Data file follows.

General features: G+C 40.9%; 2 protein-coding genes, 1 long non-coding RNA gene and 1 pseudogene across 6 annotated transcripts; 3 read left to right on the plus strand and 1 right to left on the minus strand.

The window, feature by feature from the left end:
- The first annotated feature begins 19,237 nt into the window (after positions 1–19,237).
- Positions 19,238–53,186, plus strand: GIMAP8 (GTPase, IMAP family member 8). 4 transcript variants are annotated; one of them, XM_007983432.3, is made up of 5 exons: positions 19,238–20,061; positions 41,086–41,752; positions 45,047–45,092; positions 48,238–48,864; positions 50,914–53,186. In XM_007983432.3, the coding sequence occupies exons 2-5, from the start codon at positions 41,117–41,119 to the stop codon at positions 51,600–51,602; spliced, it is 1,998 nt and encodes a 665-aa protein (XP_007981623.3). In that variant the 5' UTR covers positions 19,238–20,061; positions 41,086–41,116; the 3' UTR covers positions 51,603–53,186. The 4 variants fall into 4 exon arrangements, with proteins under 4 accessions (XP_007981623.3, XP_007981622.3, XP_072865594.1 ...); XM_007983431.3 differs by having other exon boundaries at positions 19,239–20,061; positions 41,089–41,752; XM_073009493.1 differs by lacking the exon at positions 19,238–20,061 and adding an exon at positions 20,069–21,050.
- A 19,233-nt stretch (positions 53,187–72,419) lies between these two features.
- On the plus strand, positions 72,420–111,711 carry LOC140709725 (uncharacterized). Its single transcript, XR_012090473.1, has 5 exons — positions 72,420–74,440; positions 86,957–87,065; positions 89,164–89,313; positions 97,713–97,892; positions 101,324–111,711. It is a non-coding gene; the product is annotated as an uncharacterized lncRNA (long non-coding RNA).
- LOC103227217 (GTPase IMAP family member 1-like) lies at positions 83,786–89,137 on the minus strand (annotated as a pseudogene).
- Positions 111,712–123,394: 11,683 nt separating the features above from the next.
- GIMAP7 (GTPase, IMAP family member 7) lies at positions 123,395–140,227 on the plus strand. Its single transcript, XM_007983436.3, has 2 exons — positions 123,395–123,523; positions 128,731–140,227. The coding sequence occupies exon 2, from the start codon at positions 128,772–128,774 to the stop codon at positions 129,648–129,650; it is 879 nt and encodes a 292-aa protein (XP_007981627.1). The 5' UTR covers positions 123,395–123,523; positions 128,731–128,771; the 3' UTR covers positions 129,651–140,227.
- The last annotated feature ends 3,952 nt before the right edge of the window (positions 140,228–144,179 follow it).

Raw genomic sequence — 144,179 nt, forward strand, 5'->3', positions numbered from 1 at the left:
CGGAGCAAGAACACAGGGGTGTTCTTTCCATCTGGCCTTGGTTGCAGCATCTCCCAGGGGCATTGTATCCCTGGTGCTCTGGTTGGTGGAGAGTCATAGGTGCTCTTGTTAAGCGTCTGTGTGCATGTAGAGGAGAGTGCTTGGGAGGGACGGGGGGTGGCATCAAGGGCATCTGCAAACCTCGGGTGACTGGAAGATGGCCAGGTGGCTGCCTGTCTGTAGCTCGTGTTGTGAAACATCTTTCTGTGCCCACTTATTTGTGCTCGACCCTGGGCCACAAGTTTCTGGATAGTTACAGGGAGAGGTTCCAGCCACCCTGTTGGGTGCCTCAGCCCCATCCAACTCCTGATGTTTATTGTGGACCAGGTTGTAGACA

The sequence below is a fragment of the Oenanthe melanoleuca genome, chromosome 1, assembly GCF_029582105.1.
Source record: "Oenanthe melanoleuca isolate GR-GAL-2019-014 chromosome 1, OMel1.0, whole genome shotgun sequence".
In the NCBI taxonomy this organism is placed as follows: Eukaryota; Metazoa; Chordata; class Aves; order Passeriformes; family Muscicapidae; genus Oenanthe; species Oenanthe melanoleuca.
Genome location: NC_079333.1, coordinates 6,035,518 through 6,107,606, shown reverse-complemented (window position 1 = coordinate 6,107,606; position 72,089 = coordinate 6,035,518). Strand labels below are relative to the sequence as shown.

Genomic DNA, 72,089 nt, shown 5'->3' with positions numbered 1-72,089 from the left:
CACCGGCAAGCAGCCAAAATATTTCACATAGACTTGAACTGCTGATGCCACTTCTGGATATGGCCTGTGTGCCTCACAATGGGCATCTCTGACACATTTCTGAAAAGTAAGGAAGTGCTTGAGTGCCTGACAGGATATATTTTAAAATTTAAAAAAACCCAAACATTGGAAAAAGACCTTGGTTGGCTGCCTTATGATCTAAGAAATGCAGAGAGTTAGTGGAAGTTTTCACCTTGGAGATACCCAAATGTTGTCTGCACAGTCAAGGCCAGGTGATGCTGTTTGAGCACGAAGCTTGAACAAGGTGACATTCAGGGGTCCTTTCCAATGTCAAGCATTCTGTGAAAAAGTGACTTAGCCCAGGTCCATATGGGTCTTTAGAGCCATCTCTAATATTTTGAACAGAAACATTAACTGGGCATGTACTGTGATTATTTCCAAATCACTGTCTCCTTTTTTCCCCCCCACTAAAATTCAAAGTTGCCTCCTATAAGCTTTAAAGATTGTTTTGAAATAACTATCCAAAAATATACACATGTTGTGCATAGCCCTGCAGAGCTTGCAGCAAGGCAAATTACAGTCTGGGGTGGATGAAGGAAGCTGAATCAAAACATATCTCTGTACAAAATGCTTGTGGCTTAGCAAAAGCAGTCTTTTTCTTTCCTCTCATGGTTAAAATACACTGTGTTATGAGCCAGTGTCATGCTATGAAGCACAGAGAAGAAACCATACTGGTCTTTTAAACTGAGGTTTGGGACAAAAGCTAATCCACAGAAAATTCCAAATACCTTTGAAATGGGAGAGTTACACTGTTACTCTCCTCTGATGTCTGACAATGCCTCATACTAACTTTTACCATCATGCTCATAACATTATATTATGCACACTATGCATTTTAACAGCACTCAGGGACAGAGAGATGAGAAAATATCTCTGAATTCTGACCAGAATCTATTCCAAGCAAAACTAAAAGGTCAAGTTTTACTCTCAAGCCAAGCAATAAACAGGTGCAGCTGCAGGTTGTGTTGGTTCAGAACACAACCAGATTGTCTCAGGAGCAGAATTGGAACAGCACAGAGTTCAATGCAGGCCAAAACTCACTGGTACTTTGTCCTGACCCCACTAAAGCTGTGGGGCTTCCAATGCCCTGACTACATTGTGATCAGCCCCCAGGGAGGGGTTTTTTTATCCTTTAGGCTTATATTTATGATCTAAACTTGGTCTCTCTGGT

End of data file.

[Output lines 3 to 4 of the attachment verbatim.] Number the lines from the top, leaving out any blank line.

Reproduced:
- The first annotated feature begins 19,237 nt into the window (after positions 1–19,237).
- Positions 19,238–53,186, plus strand: GIMAP8 (GTPase, IMAP family member 8). 4 transcript variants are annotated; one of them, XM_007983432.3, is made up of 5 exons: positions 19,238–20,061; positions 41,086–41,752; positions 45,047–45,092; positions 48,238–48,864; positions 50,914–53,186. In XM_007983432.3, the coding sequence occupies exons 2-5, from the start codon at positions 41,117–41,119 to the stop codon at positions 51,600–51,602; spliced, it is 1,998 nt and encodes a 665-aa protein (XP_007981623.3). In that variant the 5' UTR covers positions 19,238–20,061; positions 41,086–41,116; the 3' UTR covers positions 51,603–53,186. The 4 variants fall into 4 exon arrangements, with proteins under 4 accessions (XP_007981623.3, XP_007981622.3, XP_072865594.1 ...); XM_007983431.3 differs by having other exon boundaries at positions 19,239–20,061; positions 41,089–41,752; XM_073009493.1 differs by lacking the exon at positions 19,238–20,061 and adding an exon at positions 20,069–21,050.